OHS Canada Magazine

What skills are needed today to tackle the risks of tomorrow?

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June 15, 2021
By Lisa McGuire

Health & Safety Human Resources Health leadership manufacturing safety

Safety pros need to be equipped with appropriate competencies

Today’s OH&S professionals need a range of skills to support changing environments, including occupational medicine, epidemiology, occupational hygiene, mental health and human factors. (Trailfan/Adobe Stock)

We have consistently recognized the importance of protecting workers.

Still, the pandemic has elevated the significance of just how critical health, safety and well-being are to operate businesses successfully — especially in the manufacturing sector where the workforce is required to be on-site.

News reports of COVID-19 outbreaks in plants showcase the impact when safety controls are unsuccessful; business’s productivity and employee retention depend on protecting workers’ mental and physical health. 

At the same time, manufacturers’ futures rely on how effectively they can address four significant challenges:

  • the changing nature of manufacturing work
  • an aging workforce driving an increase in the hiring of younger and less-experienced workers
  • technology changes in the plant
  • the unpredictability of economic globalization.

These factors have a direct impact on the occupational health and safety (OH&S) risk to workers.


And when manufacturing leaders look to build, evolve and strengthen health and safety controls, they turn to health and safety practitioners to protect their people and their business.

OH&S an emerging multi-disciplinary profession

The pandemic has highlighted just how vital the OH&S practitioner is to supporting COVID-19 safety plans while overseeing the many other health and safety risks in the workplace. Today’s OH&S professionals need a range of skills to support changing environments, including occupational medicine, epidemiology, occupational hygiene, mental health and human factors.

They also need interpersonal, management, industry-specific and technical skills to equip them for the work ahead.

In their advisory role, their expertise informs the employer on decisions impacting workers’ health, safety and wellness — they deal with life-and-death issues every day.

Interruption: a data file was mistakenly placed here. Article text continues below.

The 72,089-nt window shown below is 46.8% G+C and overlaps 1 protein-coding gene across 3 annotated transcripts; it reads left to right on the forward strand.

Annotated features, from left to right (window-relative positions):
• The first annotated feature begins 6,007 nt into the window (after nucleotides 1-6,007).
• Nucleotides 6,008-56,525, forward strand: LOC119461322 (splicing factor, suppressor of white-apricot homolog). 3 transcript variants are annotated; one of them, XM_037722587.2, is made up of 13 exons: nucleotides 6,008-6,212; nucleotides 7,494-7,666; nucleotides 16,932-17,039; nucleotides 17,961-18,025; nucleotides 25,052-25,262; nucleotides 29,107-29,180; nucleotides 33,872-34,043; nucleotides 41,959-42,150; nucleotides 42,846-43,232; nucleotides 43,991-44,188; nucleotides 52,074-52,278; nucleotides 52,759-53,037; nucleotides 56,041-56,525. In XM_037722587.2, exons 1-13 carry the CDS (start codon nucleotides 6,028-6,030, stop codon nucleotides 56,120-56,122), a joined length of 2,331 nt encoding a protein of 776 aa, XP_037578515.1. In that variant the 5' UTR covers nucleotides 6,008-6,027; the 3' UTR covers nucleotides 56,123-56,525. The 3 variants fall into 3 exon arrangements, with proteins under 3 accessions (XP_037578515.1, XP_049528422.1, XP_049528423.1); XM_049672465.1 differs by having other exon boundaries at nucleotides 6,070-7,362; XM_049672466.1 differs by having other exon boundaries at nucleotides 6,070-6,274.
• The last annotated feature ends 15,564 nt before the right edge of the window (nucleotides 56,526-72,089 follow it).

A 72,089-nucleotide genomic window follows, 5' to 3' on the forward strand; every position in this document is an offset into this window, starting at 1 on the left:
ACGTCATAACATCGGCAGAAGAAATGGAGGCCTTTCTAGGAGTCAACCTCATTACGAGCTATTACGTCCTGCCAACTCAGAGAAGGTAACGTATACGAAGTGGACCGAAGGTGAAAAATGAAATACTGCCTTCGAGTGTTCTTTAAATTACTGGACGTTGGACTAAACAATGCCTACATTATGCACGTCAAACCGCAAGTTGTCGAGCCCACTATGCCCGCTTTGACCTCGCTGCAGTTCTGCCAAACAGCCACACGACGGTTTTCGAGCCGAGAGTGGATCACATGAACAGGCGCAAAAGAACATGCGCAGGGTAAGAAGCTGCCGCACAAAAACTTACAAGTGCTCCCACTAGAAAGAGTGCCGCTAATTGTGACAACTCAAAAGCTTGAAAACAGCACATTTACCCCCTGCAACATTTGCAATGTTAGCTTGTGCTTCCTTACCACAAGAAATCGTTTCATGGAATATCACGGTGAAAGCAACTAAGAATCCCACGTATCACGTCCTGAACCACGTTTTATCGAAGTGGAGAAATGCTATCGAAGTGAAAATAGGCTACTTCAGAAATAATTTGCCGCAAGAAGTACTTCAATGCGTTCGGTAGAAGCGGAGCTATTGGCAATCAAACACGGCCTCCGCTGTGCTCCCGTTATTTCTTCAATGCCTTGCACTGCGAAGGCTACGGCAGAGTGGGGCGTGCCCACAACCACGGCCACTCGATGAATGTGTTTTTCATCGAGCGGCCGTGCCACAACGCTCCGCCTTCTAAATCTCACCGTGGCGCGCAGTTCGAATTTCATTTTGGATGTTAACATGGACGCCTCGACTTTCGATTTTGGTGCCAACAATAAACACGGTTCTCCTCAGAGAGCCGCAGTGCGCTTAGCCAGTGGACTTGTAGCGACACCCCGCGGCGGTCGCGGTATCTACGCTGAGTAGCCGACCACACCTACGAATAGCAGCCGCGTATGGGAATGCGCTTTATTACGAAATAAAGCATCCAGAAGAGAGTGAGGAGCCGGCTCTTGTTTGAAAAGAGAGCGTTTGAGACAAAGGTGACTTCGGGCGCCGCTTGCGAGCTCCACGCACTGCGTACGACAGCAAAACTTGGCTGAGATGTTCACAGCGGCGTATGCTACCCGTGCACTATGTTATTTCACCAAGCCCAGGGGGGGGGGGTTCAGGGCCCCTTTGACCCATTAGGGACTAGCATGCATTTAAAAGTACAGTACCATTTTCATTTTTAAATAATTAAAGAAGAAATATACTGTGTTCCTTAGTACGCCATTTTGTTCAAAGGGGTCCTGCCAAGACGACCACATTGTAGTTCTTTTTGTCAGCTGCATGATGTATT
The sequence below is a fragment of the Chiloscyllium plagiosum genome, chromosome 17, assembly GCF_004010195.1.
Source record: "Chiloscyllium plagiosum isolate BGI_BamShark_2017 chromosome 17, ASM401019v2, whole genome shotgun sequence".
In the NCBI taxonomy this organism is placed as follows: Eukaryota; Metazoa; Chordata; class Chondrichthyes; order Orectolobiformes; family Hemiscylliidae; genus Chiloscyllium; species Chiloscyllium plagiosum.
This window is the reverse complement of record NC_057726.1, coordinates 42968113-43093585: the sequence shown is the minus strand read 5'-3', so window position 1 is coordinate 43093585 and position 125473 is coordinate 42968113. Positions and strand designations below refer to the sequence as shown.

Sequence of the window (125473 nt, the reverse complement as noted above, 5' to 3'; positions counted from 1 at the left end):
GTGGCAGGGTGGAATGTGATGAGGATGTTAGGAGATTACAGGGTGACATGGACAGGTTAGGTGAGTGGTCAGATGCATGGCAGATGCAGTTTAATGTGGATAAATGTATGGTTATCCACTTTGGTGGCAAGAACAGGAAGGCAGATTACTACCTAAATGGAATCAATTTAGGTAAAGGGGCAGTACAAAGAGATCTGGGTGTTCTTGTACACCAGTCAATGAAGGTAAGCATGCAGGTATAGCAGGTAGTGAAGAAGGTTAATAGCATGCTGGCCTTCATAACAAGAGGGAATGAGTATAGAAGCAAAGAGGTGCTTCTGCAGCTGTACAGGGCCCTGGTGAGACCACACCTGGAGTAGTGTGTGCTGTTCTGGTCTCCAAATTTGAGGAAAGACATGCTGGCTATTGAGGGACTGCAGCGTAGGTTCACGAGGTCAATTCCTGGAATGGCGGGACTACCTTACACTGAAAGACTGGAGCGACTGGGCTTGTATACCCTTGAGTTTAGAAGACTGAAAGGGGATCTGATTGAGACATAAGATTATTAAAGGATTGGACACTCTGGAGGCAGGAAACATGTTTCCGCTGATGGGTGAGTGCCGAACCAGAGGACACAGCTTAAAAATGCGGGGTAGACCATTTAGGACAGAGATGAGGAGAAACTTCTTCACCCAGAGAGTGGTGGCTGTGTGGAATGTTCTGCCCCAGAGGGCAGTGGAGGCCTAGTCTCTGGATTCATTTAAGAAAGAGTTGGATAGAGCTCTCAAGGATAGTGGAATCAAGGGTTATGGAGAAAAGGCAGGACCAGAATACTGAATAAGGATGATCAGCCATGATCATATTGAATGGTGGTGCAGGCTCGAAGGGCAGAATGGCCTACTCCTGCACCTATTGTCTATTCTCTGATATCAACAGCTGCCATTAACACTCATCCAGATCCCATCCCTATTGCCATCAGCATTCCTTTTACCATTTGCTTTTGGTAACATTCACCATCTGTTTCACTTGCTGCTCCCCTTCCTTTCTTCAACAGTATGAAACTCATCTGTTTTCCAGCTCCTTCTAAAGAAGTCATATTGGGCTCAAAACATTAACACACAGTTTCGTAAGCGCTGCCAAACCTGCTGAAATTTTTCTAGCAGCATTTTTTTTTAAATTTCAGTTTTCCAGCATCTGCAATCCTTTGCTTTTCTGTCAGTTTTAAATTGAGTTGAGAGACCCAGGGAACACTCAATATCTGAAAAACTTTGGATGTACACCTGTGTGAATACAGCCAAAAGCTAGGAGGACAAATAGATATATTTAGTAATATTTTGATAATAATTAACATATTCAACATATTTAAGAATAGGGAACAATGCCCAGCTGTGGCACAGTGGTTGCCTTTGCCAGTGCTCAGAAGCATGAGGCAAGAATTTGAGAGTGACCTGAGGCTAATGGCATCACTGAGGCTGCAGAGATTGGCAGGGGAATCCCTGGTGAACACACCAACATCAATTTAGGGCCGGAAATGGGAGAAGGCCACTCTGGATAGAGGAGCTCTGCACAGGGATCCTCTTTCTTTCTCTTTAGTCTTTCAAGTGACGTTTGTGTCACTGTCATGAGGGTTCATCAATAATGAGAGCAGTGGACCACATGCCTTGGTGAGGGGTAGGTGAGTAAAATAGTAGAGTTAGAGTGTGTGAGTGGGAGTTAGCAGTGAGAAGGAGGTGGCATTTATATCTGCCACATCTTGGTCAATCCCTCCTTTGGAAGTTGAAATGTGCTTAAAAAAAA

While it remains crucial to maintain or exceed regulatory compliance in the workplace, we are increasingly seeing a shift towards a more preventative and holistic approach to workplace health. 

OH&S professionals need to partner with other disciplines to advise industry leaders and policymakers on a wide range of issues. To be effective advisers, new OH&S professionals will also need to develop the insight to understand the risks and hazards in the workplace and how they interact within the complex environment of people and business.

Aligning expectations is key

For the past five years, the Manufacturing Safety Alliance of BC has researched the impact of labour market issues in British Columbia’s manufacturing sector for the health and safety profession.

This research included broad participation with manufacturing and union leaders, OH&S professionals, and industry associations across Canada. It has highlighted the need to define a standard set of competencies for OH&S professionals within the manufacturing sector.

The safety profession is largely unregulated, and a broad range of certifications and credentials provide inconsistent and conflicting guidance on the core competencies of a health and safety professional.

We need a clear definition of skills to ensure that professionals in this critical role have the training they need to support their development and the success of their employers.

Mismatched expectations, lack of standardization and burnout fuel a revolving door for OH&S roles. Employers expect specific training and skills, and safety professionals assume they have the skills needed for the job.

Too often, those expectations fail to line up.

To combat this trend, the manufacturing sector requires new provincial and national standards that prepare individuals to perform their job effectively and meet the needs of employers.

Towards standardized accreditation, certification

Education programs must align to a standard set of competencies to ensure that new practitioners have the skills they need to be effective.

Manufacturing also requires additional specialized training because of the complexity of specific risk areas.

OH&S practitioners will need to demonstrate the application of these critical skills — like many other professions — and expand that skill set through continued education and training that enhances their role and addresses new and emerging risks.

Accreditation and certification oversight for this critical profession is long overdue. It needs to start now to meet the growing demands for the health and well-being of workers, OH&S practitioners and businesses.

For more information, visit safetyalliancebc.ca/sector-labour-market-partnership.

Lisa McGuire is the CEO of the Manufacturing Safety Alliance in Chilliwack, B.C., and a regular columnist for OHS Canada.

This Safety Leadership column appears in the May/June 2021 issue of OHS Canada.


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